But I don't think that's any excuse not to teach the material -- the goal of teaching, I believe, is to prepare students to be successful in a wide variety of different fields, whether that's industry, research, or something else. And if that means sometimes teaching them material that they won't directly need for the foreseeable future, I think that's fine. It's better to be over-prepared then under-prepared, yeah?


tl;dr: having systems knowledge is useful. And if you're going to teach systems, I would imagine that you're basically obligated to teach at least some assembly.

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    $\begingroup$ Also, some practice of assembly makes the notion of pointer (location containing an adress) really obvious. $\endgroup$ – Michel Billaud Jan 22 '18 at 10:20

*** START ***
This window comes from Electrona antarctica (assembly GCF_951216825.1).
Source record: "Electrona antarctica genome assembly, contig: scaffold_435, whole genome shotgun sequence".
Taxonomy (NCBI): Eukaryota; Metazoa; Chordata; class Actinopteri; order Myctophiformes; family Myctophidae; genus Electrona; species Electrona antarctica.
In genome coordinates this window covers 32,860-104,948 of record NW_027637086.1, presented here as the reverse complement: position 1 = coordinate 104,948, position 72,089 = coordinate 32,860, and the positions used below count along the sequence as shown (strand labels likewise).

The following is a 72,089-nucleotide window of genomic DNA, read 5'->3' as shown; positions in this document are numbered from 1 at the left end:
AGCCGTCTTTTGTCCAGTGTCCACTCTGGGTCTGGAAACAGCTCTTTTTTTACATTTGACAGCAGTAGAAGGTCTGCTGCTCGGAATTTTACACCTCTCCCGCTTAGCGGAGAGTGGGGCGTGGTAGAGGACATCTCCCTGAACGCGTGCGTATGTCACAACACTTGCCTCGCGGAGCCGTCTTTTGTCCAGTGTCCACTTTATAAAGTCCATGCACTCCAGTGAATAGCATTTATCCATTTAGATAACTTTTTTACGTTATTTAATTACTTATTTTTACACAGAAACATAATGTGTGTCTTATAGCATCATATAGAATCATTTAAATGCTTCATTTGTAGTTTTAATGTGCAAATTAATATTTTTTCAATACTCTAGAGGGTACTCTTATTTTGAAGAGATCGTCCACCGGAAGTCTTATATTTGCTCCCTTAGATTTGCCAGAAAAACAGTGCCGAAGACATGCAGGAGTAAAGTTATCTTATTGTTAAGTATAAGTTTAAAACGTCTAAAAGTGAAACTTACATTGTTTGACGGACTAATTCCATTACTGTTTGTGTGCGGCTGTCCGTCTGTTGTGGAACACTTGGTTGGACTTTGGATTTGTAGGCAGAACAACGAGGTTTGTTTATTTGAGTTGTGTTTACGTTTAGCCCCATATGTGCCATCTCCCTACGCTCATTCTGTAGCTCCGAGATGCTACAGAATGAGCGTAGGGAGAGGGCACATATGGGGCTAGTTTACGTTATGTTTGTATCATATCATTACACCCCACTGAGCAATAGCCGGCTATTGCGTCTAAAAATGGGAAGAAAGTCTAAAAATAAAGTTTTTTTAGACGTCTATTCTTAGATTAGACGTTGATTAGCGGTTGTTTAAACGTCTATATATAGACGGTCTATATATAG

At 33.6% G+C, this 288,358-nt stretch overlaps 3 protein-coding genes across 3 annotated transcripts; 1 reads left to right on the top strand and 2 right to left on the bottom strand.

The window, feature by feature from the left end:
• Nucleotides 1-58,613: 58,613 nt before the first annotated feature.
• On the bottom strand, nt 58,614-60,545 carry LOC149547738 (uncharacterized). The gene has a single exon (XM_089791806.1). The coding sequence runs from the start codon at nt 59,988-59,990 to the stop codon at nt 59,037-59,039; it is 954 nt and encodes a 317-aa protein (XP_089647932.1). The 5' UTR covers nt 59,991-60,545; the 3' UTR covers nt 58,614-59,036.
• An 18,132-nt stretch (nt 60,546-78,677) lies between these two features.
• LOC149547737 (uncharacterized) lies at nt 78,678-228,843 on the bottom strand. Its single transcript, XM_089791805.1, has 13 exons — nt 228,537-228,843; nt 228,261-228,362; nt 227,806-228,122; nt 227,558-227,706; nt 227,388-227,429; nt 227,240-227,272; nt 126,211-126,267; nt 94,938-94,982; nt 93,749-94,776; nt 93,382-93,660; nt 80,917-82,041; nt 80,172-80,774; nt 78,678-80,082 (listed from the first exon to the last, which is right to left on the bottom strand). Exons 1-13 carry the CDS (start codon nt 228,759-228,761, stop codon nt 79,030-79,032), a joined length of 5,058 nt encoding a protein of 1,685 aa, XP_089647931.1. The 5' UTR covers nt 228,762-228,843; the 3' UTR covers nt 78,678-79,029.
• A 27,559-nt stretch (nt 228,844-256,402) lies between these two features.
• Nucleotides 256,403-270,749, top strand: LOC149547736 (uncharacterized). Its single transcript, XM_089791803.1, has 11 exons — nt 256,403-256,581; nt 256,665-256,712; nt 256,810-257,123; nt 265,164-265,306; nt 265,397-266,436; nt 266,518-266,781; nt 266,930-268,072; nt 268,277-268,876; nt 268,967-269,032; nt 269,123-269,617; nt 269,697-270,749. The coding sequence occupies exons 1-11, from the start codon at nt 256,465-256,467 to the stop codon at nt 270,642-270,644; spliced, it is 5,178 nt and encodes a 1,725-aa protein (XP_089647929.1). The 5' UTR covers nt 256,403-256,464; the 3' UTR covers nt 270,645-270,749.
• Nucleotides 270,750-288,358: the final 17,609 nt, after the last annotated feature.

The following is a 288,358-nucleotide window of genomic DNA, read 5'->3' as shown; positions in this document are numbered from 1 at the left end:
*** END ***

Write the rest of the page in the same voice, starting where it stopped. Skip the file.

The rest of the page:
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    $\begingroup$ I remember having a big gray area between hardware and software before learning assembly. I think being able to trace your code all the way to the physical objects it controls is important. $\endgroup$ – gunfulker Jan 22 '18 at 22:15
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It may not be as essential today to teach a particular assembly language to students. It certainly isn't necessary for them to learn assembly language early in their education, especially first.

However, every person who wants a solid understanding of computing needs to know at least the principles of assembly language and its components: registers, memory, busses...

It is even necessary to know something of the even lower level things on which assembly language is built: transistors, gates, adders, ...